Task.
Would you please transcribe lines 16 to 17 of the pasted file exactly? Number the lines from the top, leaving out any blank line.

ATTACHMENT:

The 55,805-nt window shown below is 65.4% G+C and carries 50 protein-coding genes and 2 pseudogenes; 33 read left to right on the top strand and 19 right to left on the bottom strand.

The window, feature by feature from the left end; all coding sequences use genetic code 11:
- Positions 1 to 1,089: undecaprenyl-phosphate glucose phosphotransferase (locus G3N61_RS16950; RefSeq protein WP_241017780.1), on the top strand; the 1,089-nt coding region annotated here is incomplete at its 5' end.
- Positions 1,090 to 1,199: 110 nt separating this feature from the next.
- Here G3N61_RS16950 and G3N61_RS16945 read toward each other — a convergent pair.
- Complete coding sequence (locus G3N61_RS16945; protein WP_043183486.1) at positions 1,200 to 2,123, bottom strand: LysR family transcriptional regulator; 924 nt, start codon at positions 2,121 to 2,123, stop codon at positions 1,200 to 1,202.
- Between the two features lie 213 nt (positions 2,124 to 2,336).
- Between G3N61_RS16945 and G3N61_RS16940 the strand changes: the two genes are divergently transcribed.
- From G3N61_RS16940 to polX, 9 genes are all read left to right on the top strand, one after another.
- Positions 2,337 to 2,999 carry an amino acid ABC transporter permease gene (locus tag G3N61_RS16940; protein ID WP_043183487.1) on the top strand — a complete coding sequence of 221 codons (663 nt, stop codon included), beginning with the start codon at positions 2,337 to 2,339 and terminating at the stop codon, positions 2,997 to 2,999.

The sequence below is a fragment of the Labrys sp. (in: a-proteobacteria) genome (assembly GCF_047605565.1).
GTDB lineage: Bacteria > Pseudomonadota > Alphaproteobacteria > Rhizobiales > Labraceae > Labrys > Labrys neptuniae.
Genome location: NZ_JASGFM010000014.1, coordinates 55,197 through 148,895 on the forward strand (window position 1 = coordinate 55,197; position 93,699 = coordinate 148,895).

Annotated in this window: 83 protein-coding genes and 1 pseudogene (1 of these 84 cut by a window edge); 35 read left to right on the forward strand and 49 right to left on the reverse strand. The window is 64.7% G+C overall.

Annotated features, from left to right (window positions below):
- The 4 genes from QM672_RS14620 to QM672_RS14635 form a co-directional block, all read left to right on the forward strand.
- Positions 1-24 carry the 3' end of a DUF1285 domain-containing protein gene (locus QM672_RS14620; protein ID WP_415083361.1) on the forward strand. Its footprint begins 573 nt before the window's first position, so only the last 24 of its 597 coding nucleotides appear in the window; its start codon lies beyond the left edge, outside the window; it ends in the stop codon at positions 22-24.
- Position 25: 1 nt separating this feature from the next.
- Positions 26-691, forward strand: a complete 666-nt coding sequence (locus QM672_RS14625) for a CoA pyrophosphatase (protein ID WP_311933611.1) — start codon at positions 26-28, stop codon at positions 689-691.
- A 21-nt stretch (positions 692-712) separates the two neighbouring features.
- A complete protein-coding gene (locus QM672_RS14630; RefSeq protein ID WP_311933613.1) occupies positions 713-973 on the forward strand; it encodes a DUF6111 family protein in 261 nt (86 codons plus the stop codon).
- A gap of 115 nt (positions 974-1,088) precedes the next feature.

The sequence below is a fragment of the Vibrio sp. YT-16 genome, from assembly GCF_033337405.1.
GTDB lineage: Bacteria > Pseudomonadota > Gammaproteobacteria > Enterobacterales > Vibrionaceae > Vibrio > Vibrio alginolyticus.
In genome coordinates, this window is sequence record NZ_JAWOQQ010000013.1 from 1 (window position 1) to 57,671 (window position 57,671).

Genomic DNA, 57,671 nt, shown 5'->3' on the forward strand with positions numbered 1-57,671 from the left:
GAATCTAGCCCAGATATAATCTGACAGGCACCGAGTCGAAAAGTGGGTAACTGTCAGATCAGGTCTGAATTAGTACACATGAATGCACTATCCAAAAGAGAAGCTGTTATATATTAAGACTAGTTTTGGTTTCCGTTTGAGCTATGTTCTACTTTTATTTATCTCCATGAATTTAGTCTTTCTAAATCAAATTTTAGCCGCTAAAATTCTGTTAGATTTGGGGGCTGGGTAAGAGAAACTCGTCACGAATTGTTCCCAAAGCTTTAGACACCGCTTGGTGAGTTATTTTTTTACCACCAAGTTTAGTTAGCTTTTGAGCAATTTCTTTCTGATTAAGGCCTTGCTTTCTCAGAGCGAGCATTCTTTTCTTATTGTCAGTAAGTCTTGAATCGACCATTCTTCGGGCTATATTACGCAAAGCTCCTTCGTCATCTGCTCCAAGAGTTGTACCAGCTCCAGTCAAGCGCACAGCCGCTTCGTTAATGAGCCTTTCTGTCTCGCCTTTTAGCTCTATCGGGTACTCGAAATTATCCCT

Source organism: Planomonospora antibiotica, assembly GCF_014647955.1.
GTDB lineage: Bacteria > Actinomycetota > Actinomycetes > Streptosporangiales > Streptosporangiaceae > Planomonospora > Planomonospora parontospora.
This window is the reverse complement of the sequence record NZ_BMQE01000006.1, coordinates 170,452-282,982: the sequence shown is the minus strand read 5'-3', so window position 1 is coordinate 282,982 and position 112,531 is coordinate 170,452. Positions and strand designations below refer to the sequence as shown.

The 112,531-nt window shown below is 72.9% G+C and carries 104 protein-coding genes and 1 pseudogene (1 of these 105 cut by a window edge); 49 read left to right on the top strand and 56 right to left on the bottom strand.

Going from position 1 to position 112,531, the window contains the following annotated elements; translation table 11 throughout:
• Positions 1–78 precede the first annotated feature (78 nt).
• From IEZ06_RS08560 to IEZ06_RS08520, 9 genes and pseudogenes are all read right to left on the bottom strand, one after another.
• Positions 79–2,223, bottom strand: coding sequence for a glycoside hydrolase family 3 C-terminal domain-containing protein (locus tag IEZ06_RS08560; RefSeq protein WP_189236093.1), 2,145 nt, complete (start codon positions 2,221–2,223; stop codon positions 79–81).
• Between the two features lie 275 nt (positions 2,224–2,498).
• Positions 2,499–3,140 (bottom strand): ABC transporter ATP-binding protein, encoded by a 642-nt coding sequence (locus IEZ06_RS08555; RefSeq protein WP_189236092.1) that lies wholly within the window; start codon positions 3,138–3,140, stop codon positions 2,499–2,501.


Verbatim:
- The 4 genes from QM672_RS14620 to QM672_RS14635 form a co-directional block, all read left to right on the forward strand.
- Positions 1-24 carry the 3' end of a DUF1285 domain-containing protein gene (locus QM672_RS14620; protein ID WP_415083361.1) on the forward strand. Its footprint begins 573 nt before the window's first position, so only the last 24 of its 597 coding nucleotides appear in the window; its start codon lies beyond the left edge, outside the window; it ends in the stop codon at positions 22-24.